Since he was caught up in the ESPN layoffs last April, Trent Dilfer has continued his work as the head coach for the Elite 11 quarterback competition and has done some speaking, Super Bowl kid reporter hosting, and more, but hasn’t been seen too much on TV. That’s about to change, and in a pretty unexpected way.
NFL Communications announced Tuesday that Dilfer and Sport Science creator and host John Brenkus have teamed up for a new Soul and Science property that will span multiple sports, and that part of it will be segments on top quarterbacks that will be featured on NFL Network and the NFL’s digital platforms around the upcoming draft:
Soul and Science will feature Dilfer and Brenkus as they provide in-depth analysis of athletes in every sport, with Dilfer exploring the intangible factors (Soul) that make an athlete special, and Brenkus diving deep into the biomechanics (Science) of elite athletic performance.
…NFL Network is planning to debut each Soul and Science segment on their flagship shows Good Morning Football and Total Access as well as across all digital platforms on April 18.
Vice President/Executive Producer of NFL Studio and Remote Production, Mike Muriano, said, “Soul and Science is a dream partnership between Dilfer and Brenkus that will examine the position of quarterback unlike anything before. We look forward to delivering our audience this incredibly unique content.”
Regarding the trailblazing partnership, Brenkus said, “Trent’s expertise in analyzing the position of quarterback is unrivaled in the industry. He truly understands the tangibles and intangibles that make a quarterback successful at the highest level.”
“The scientific work that John has done in the past has truly changed the way we look at sports,” adds Dilfer. “And John and I both agree that science is only one lens through which we should examine a player.”
The NFL segments will feature the likes of Josh Allen, Josh Rosen, Sam Darnold, Baker Mayfield, Lamar Jackson, and Luke Falk. And this might be interesting; there’s certainly a lot of focus on quarterbacks ahead of the draft, and it makes sense for the NFL and NFL Network to have their own signature series (something ESPN’s done previously with Gruden’s QB Camp and now with the Russell Wilson-hosted QB2QB) breaking down the top QB prospects. And Brenkus’ side of this might be particularly notable, as Sport Science has found a lot of success over the years and inspired plenty of wider discussion on biomechanics. That could be especially worth watching with these quarterbacks, as there’s already a lot of popular debate out there about the various throwers’ motions, arm strength and more.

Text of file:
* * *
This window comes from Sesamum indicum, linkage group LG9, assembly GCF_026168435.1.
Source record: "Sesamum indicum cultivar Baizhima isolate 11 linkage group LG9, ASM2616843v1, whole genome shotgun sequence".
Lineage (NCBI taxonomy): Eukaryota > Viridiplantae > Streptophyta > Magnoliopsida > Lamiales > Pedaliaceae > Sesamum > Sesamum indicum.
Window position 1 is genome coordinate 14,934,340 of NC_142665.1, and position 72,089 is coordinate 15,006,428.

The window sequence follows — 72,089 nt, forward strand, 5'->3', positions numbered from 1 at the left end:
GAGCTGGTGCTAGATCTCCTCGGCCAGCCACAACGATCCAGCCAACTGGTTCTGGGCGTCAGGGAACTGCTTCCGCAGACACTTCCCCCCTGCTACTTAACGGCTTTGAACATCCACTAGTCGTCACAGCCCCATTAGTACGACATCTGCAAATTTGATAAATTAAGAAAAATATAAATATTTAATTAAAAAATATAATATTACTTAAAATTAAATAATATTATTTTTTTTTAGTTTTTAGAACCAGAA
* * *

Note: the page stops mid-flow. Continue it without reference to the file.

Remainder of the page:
What may really determine if this succeeds or fails are Dilfer’s contributions, though. “Exploring the intangible factors that make an athlete special” could be worthwhile, but it also could have a lot of potential to go wrong. There’s a reason intangible-based analysis is often criticized, as it’s by definition unmeasurable, and the subjective nature of that kind of commentary means it’s often influenced by the commentators’ own biases. (And Dilfer has come under some fire for that before.)
Maybe Dilfer will be able to use his own past as an athlete and an analyst to relay some interesting thoughts, or maybe this will lead to him making questionable assumptions about prospects and what they’re thinking. And it may be really notable to see how this plays out in other sports where Dilfer doesn’t have firsthand playing experience; the release mentions that “Soul and Science will launch additional content with soon to be announced deals across the world of sports and beyond.” We’ll see how this goes, and how far Soul and Science gets.